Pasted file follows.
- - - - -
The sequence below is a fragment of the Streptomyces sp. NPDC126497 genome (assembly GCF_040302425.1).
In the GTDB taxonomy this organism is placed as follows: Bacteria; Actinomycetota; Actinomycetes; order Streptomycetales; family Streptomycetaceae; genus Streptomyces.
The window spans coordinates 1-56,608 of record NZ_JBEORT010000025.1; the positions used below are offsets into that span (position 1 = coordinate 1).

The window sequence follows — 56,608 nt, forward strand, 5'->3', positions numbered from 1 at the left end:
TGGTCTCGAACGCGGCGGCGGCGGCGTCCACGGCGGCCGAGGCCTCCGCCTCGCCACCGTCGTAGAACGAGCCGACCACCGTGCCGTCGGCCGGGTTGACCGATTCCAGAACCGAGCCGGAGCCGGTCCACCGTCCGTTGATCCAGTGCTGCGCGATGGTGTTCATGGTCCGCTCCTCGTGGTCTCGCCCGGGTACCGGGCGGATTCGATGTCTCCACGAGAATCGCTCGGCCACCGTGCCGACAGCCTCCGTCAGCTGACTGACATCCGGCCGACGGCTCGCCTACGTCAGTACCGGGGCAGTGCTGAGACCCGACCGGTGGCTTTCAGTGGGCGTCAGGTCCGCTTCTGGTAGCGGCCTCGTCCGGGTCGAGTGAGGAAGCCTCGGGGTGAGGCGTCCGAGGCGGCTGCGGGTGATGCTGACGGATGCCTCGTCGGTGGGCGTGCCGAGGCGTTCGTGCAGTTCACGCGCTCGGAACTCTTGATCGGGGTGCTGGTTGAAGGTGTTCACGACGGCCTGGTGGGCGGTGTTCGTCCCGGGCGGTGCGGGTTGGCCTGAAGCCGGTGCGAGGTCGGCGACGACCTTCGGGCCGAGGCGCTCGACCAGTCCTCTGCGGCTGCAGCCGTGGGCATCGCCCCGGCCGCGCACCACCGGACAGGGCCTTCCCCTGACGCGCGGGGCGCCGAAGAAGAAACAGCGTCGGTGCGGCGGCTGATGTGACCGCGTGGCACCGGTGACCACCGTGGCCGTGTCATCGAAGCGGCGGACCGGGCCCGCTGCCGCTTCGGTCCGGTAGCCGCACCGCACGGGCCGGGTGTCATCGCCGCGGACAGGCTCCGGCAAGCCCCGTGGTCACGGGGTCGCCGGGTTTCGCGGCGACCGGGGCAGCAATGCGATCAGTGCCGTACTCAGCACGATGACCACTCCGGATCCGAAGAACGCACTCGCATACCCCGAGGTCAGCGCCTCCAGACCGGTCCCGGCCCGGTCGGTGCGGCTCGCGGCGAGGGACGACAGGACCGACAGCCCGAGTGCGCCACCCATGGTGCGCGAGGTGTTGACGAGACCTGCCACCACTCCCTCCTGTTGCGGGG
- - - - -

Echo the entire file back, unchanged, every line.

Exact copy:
The sequence below is a fragment of the Streptomyces sp. NPDC126497 genome (assembly GCF_040302425.1).
In the GTDB taxonomy this organism is placed as follows: Bacteria; Actinomycetota; Actinomycetes; order Streptomycetales; family Streptomycetaceae; genus Streptomyces.
The window spans coordinates 1-56,608 of record NZ_JBEORT010000025.1; the positions used below are offsets into that span (position 1 = coordinate 1).

The window sequence follows — 56,608 nt, forward strand, 5'->3', positions numbered from 1 at the left end:
TGGTCTCGAACGCGGCGGCGGCGGCGTCCACGGCGGCCGAGGCCTCCGCCTCGCCACCGTCGTAGAACGAGCCGACCACCGTGCCGTCGGCCGGGTTGACCGATTCCAGAACCGAGCCGGAGCCGGTCCACCGTCCGTTGATCCAGTGCTGCGCGATGGTGTTCATGGTCCGCTCCTCGTGGTCTCGCCCGGGTACCGGGCGGATTCGATGTCTCCACGAGAATCGCTCGGCCACCGTGCCGACAGCCTCCGTCAGCTGACTGACATCCGGCCGACGGCTCGCCTACGTCAGTACCGGGGCAGTGCTGAGACCCGACCGGTGGCTTTCAGTGGGCGTCAGGTCCGCTTCTGGTAGCGGCCTCGTCCGGGTCGAGTGAGGAAGCCTCGGGGTGAGGCGTCCGAGGCGGCTGCGGGTGATGCTGACGGATGCCTCGTCGGTGGGCGTGCCGAGGCGTTCGTGCAGTTCACGCGCTCGGAACTCTTGATCGGGGTGCTGGTTGAAGGTGTTCACGACGGCCTGGTGGGCGGTGTTCGTCCCGGGCGGTGCGGGTTGGCCTGAAGCCGGTGCGAGGTCGGCGACGACCTTCGGGCCGAGGCGCTCGACCAGTCCTCTGCGGCTGCAGCCGTGGGCATCGCCCCGGCCGCGCACCACCGGACAGGGCCTTCCCCTGACGCGCGGGGCGCCGAAGAAGAAACAGCGTCGGTGCGGCGGCTGATGTGACCGCGTGGCACCGGTGACCACCGTGGCCGTGTCATCGAAGCGGCGGACCGGGCCCGCTGCCGCTTCGGTCCGGTAGCCGCACCGCACGGGCCGGGTGTCATCGCCGCGGACAGGCTCCGGCAAGCCCCGTGGTCACGGGGTCGCCGGGTTTCGCGGCGACCGGGGCAGCAATGCGATCAGTGCCGTACTCAGCACGATGACCACTCCGGATCCGAAGAACGCACTCGCATACCCCGAGGTCAGCGCCTCCAGACCGGTCCCGGCCCGGTCGGTGCGGCTCGCGGCGAGGGACGACAGGACCGACAGCCCGAGTGCGCCACCCATGGTGCGCGAGGTGTTGACGAGACCTGCCACCACTCCCTCCTGTTGCGGGG